FBI Starts Civil-Rights Probe of St. Louis Police Conduct

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The FBI and federal prosecutors are investigating police conduct during protests after September’s acquittal of the St. Louis officer for a fatal 2011 shooting, the St. Louis Post-Dispatch reports. The investigation centers on “allegations of potential civil rights violations by law enforcement officers” starting on Sept. 15, said U.S. Attorney Jeffrey Jensen. The move follows at least three calls for an investigation into police behavior during protests after the acquittal of former officer Jason Stockley. A federal judge last week restricted police use of chemical agents and dispersal orders.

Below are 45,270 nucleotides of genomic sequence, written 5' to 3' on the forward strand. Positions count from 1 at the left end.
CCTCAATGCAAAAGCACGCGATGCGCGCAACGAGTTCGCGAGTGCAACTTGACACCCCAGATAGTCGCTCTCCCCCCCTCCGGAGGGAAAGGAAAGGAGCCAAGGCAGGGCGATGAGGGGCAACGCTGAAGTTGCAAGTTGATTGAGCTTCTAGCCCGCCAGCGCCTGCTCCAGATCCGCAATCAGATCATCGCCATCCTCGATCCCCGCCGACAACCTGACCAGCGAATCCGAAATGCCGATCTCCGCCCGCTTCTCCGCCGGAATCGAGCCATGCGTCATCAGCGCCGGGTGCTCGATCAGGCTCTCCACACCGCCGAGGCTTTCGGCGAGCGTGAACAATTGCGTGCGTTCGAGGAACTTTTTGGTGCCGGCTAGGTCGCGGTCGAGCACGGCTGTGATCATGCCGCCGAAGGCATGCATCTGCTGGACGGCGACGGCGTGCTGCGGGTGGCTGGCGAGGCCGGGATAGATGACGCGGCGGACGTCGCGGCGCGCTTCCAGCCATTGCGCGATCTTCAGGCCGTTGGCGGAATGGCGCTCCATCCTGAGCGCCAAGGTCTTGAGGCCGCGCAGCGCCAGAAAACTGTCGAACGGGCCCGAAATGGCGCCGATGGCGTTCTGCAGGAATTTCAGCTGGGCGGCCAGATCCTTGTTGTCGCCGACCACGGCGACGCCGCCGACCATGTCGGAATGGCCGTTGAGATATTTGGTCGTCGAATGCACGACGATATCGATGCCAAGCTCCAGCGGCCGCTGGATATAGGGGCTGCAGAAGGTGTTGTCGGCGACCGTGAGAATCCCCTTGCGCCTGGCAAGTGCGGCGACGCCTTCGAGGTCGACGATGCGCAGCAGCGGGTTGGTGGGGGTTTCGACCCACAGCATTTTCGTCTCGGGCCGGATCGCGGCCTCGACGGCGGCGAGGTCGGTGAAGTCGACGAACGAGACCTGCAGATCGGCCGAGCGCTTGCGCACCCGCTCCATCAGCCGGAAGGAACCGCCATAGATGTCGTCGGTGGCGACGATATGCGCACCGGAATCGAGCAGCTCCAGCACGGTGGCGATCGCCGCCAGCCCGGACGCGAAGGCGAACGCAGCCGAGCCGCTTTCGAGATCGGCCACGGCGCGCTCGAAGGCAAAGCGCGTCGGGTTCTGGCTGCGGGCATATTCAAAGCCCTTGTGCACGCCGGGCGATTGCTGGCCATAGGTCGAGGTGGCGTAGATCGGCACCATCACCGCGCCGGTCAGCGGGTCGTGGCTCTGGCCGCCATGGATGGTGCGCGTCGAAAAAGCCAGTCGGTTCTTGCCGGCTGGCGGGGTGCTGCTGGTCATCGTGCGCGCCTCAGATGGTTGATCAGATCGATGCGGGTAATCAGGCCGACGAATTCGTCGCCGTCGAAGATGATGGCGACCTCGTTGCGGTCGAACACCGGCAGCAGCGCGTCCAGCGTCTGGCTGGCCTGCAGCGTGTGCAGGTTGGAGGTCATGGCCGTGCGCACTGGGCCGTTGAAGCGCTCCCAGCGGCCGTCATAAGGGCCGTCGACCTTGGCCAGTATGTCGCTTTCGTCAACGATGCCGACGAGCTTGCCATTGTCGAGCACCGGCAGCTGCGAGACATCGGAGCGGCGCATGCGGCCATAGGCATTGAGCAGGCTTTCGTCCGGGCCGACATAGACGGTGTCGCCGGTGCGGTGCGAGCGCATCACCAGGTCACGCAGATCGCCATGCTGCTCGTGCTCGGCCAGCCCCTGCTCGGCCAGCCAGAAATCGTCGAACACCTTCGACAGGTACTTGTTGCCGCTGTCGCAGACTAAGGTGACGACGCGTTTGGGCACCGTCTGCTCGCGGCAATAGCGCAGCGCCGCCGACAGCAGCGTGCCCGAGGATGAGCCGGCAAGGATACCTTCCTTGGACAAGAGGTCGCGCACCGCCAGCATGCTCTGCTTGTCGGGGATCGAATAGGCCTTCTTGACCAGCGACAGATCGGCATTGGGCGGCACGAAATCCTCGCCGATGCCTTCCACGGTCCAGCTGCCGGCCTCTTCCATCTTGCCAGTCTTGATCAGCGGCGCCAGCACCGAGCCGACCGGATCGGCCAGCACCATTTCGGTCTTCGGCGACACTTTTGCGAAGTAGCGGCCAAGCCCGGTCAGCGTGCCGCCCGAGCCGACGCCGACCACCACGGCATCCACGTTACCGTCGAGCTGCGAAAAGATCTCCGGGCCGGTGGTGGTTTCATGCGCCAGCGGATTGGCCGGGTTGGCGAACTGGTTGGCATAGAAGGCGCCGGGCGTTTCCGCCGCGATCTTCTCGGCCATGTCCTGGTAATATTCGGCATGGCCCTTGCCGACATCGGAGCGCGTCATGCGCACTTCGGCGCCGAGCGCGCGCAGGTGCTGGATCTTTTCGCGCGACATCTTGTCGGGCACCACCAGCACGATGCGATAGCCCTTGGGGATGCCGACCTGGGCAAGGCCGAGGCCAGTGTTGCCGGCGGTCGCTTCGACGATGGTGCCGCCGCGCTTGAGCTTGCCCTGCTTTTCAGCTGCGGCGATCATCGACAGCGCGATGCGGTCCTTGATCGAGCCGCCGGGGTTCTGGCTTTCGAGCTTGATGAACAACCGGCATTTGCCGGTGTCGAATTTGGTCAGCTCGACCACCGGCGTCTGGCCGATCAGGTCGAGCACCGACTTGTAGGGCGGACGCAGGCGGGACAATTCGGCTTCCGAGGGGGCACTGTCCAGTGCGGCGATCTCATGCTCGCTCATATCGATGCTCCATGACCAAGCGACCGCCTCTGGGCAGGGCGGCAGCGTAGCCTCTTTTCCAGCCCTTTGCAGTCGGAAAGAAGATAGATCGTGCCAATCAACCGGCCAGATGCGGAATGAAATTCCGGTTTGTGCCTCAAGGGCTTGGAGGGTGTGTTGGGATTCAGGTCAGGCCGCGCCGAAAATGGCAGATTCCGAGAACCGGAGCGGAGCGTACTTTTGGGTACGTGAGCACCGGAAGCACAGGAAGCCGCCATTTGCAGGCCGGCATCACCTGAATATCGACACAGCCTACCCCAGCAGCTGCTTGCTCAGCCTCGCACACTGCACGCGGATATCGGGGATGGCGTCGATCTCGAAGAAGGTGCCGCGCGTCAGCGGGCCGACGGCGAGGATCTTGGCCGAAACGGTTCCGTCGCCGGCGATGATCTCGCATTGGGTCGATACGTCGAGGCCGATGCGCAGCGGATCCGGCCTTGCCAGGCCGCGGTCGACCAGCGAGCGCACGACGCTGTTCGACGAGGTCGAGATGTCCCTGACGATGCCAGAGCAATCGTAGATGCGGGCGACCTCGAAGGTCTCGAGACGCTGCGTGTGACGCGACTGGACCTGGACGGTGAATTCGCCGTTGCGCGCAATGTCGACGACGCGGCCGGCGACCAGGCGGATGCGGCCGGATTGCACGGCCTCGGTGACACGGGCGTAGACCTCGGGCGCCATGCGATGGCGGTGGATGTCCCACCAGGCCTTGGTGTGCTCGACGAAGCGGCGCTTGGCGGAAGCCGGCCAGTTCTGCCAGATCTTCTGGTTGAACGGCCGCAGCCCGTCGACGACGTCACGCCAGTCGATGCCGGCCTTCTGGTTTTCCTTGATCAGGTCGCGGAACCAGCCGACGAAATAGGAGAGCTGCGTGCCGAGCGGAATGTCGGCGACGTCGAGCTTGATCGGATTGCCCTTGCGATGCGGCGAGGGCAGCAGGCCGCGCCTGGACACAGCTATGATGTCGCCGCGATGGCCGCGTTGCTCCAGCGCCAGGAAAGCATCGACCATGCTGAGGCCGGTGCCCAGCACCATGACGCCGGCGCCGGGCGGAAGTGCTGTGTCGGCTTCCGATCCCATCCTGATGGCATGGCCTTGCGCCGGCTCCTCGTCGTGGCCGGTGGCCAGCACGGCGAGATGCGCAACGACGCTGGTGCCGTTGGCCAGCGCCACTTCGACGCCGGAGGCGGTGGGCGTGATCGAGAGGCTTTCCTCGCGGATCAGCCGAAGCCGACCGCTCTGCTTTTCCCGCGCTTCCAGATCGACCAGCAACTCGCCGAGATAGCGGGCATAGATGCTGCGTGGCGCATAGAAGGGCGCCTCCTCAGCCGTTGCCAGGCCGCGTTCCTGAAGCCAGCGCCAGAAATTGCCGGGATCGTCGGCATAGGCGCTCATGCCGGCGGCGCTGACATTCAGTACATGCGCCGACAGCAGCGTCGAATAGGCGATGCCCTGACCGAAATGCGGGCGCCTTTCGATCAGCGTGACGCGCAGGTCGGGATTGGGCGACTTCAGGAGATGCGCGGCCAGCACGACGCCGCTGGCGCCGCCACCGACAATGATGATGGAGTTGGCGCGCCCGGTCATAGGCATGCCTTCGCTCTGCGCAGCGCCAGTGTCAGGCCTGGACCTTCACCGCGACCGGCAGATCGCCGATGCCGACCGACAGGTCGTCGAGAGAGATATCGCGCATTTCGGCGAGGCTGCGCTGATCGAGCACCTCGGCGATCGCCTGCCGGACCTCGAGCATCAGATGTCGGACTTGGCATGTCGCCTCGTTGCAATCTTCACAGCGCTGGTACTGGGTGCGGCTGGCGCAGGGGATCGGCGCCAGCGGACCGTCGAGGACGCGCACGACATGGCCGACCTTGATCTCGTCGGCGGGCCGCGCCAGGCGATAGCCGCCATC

In an unusual move, U.S. District Judge Catherine Perry ordered the police and the American Civil Liberties Union to mediation after a preliminary ruling. Mayor Lyda Krewson said, “Chief (Lawrence) O’Toole and I believe that an independent, third-party review makes sense” and they were pleased to hear about the federal probe. O’Toole has defended police and said dozens of officers have been injured during protests. A Justice Department “pattern and practice” investigation into Ferguson police after the death of Michael Brown led to a critical 2015 report, but DOJ said this year that it was moving away from those types of investigations.

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